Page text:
The growth of cloud computing is imminent. Companies are recognizing the ability of cloud computing to improve the integrity of their data and the stability of their systems at a faster speed and lower cost. According to Forrester Research, among the Fortune 500 companies, about 30% of their IT applications and infrastructure is happening in cloud computing.
Five years ago there existed an overwhelming fear of moving to cloud within IT departments. It was a fear of relinquishing control of their applications and data and allowing it to be moved out of the house. As a result of this concern, many organizations resisted moving to the cloud. Today, we are witnessing a complete 180 degree shift, where companies are adopting cloud solutions at an increasing rate and trusting that their vendors are better equipped to handle their data and systems because of it.
The decision to switch to cloud becomes easier due to the strategic option to start small. In contrast to traditional application installments or on premise, companies can adopt cloud computing for only one process or many process areas and take care of all business execution needs, but maybe for just one country or region. Companies can also pursue a joint venture with one of their partners and extend their cloud offerings to that venture. Thus, cloud computing provides the privilege of implementing a variety of different strategies.
Cloud has been especially energizing for small, new start-ups that can quickly spin capabilities in response to demand. According to cloud expert Don Huesman, there is a “tighter and closer alignment with new enterprises, either wholly baked or new enterprises within existing companies looking to diversify their portfolio of capabilities and build a future while they’re still not leaving money on the table from the past.”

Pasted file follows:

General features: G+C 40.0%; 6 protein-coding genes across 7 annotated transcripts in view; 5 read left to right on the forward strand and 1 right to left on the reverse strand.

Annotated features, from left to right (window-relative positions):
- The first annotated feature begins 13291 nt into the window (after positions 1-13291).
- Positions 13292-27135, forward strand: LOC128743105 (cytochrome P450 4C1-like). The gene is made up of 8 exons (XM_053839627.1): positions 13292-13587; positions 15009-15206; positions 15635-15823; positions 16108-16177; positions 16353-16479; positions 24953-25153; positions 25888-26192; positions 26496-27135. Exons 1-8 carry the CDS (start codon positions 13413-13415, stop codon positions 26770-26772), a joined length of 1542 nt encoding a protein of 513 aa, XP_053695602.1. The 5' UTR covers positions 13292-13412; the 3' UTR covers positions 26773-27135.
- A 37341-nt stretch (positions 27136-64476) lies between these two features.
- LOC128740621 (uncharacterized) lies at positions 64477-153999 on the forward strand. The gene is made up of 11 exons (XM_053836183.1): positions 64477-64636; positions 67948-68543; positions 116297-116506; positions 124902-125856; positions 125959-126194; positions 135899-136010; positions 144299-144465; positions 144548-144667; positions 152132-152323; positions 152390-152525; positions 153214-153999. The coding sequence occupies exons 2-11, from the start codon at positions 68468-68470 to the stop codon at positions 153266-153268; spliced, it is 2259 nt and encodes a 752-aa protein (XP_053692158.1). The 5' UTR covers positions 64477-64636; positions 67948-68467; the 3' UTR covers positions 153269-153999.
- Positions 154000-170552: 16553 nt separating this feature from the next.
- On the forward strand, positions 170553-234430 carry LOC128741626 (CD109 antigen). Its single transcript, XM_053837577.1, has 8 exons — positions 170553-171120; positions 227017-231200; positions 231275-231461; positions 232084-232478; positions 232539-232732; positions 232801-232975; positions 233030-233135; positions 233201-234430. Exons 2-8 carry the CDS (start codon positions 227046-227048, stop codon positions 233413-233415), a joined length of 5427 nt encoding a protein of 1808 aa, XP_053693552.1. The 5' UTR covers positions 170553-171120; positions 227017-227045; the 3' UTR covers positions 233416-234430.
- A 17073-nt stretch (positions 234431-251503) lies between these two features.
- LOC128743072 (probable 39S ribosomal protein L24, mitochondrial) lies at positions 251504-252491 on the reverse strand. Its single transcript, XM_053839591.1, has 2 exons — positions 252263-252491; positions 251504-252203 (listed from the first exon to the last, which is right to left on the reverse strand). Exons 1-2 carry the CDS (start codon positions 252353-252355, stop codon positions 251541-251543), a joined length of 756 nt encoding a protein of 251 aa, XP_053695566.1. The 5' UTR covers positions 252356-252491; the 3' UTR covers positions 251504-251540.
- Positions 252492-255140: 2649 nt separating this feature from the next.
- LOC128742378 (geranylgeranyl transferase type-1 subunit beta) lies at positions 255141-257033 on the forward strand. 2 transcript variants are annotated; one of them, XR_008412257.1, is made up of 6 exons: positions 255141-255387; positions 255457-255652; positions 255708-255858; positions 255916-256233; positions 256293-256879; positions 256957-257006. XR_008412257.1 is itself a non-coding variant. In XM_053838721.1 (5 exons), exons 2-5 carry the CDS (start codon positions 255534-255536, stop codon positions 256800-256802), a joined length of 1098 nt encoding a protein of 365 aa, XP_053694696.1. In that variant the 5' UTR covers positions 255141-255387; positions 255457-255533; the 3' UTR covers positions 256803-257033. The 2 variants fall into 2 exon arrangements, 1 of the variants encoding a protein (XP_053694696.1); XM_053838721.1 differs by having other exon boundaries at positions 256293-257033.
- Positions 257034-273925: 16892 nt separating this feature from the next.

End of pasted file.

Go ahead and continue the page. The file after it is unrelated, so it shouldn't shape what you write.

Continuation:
While companies are increasingly making the decision to adopt cloud computing, there are principal barriers that are swaying many organizations away. A major barrier stems from the fear of losing in-house control of their technology. However, at the same time, business leaders are becoming more and more aware of the advantages of cloud computing and the fast and immense value added. IT is also recognizing the opportunity provided by cloud to improve the efficiency of the business, drive productivity and be viewed as strategic and as an innovator. Those IT departments that have adopted and embraced cloud technology are able to take all of their overall IT expenditures and move much of it from maintenance to innovation and development of new capabilities for the business. This mindset of IT departments reduces the fear barrier of cloud computing.
Cloud computing is a trend that isn’t going away. As Huesman says, “It’s better for IT departments to get with the program and understand that it’s their agility that provides the value that they bring to their enterprise.”
Information is gathered from a video by Knowledge@Wharton of an interview with Erik Berggren, vice president of customer results and global research at Success Factors (an SAP company), and Don Huesman, managing director of the Innovation Group at the Wharton School of the University of Pennsylvania discussing the adoption and integration of cloud computing.